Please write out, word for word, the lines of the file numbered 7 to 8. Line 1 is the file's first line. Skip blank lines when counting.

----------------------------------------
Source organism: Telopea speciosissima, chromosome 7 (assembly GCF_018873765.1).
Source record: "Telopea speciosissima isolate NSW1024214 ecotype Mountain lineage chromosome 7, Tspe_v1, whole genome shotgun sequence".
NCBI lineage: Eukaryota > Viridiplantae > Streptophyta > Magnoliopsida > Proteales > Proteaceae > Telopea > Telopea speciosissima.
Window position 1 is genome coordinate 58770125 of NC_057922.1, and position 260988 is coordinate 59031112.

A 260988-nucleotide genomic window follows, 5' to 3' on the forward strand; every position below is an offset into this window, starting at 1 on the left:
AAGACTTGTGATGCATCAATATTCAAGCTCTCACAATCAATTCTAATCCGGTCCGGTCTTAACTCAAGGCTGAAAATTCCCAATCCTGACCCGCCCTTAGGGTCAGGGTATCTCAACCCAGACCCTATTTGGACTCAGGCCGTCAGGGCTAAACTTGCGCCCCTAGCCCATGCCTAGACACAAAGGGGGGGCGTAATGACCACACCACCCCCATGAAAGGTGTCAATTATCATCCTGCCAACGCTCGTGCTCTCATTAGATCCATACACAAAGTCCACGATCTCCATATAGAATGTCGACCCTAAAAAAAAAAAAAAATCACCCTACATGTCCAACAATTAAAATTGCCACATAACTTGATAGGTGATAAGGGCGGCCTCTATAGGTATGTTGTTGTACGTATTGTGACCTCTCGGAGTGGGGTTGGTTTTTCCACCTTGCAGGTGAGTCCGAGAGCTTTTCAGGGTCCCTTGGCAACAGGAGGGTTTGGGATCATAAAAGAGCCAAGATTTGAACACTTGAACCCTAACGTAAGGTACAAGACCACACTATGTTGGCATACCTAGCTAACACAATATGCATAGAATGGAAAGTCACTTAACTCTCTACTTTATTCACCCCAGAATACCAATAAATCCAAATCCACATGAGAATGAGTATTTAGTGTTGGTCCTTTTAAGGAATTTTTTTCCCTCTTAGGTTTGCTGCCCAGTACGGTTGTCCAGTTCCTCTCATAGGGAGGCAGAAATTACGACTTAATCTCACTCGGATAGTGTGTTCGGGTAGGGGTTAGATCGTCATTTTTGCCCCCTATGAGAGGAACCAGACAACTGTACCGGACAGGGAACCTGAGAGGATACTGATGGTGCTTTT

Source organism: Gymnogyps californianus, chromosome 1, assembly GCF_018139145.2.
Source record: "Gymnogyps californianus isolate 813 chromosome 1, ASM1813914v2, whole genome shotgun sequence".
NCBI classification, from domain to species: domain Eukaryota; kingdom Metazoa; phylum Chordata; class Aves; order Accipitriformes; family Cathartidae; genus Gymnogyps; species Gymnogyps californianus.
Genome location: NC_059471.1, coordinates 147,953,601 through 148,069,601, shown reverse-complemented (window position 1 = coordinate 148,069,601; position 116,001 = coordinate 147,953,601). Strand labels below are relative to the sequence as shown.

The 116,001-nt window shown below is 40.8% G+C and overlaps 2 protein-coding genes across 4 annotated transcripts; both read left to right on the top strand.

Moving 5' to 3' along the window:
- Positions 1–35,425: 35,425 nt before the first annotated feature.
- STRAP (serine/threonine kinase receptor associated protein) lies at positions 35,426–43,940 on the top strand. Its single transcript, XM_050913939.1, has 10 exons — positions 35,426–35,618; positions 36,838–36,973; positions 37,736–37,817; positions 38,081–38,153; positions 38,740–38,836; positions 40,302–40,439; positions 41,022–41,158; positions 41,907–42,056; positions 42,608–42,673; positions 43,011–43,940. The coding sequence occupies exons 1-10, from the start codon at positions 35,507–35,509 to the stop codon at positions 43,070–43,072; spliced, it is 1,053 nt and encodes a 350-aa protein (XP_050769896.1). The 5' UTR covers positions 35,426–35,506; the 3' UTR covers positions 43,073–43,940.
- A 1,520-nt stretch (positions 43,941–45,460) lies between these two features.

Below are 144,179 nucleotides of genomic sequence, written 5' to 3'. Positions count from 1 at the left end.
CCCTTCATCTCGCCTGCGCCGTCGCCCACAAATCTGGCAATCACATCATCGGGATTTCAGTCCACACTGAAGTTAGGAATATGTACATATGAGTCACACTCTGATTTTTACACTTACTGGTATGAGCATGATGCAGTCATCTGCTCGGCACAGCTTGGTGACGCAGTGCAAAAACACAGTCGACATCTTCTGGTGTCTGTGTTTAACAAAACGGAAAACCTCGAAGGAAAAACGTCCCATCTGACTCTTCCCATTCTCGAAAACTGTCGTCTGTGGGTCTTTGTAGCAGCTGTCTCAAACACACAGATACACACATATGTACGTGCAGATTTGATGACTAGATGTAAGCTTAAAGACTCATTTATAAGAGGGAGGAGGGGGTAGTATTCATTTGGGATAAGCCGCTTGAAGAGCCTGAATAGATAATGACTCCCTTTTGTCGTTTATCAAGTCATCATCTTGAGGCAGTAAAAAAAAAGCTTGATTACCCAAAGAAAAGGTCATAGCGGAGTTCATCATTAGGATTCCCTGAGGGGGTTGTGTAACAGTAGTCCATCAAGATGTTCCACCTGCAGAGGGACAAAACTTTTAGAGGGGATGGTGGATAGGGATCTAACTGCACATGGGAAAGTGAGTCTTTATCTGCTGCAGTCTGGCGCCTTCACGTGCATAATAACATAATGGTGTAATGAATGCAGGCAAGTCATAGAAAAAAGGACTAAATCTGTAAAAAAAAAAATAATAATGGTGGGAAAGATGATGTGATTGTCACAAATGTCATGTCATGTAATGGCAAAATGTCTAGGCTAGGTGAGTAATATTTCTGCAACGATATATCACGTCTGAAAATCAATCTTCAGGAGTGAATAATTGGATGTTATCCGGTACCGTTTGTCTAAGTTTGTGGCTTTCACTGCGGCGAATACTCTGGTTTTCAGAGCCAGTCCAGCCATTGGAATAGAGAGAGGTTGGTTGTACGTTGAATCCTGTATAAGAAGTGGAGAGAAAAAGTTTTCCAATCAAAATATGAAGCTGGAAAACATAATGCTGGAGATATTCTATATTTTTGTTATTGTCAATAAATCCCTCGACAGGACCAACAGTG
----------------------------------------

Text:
Source organism: Gymnogyps californianus, chromosome 1, assembly GCF_018139145.2.
Source record: "Gymnogyps californianus isolate 813 chromosome 1, ASM1813914v2, whole genome shotgun sequence".